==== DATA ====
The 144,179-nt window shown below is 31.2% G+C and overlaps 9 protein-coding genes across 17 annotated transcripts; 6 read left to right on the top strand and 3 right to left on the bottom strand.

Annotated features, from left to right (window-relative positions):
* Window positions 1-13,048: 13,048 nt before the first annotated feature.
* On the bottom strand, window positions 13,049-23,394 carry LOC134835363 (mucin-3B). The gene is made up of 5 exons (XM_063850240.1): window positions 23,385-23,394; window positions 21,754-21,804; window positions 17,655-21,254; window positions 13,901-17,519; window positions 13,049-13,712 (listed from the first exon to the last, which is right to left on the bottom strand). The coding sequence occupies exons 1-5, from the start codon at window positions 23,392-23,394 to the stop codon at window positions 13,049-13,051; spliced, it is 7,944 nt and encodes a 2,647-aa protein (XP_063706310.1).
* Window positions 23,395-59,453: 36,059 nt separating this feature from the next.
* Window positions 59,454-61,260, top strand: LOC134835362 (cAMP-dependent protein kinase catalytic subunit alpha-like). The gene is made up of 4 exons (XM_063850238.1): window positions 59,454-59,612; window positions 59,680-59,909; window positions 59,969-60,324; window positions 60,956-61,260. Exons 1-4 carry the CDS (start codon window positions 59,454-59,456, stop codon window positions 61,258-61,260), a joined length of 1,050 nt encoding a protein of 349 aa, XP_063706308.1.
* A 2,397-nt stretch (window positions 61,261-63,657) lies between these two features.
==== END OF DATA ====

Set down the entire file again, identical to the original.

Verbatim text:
The 144,179-nt window shown below is 31.2% G+C and overlaps 9 protein-coding genes across 17 annotated transcripts; 6 read left to right on the top strand and 3 right to left on the bottom strand.

Annotated features, from left to right (window-relative positions):
* Window positions 1-13,048: 13,048 nt before the first annotated feature.
* On the bottom strand, window positions 13,049-23,394 carry LOC134835363 (mucin-3B). The gene is made up of 5 exons (XM_063850240.1): window positions 23,385-23,394; window positions 21,754-21,804; window positions 17,655-21,254; window positions 13,901-17,519; window positions 13,049-13,712 (listed from the first exon to the last, which is right to left on the bottom strand). The coding sequence occupies exons 1-5, from the start codon at window positions 23,392-23,394 to the stop codon at window positions 13,049-13,051; spliced, it is 7,944 nt and encodes a 2,647-aa protein (XP_063706310.1).
* Window positions 23,395-59,453: 36,059 nt separating this feature from the next.
* Window positions 59,454-61,260, top strand: LOC134835362 (cAMP-dependent protein kinase catalytic subunit alpha-like). The gene is made up of 4 exons (XM_063850238.1): window positions 59,454-59,612; window positions 59,680-59,909; window positions 59,969-60,324; window positions 60,956-61,260. Exons 1-4 carry the CDS (start codon window positions 59,454-59,456, stop codon window positions 61,258-61,260), a joined length of 1,050 nt encoding a protein of 349 aa, XP_063706308.1.
* A 2,397-nt stretch (window positions 61,261-63,657) lies between these two features.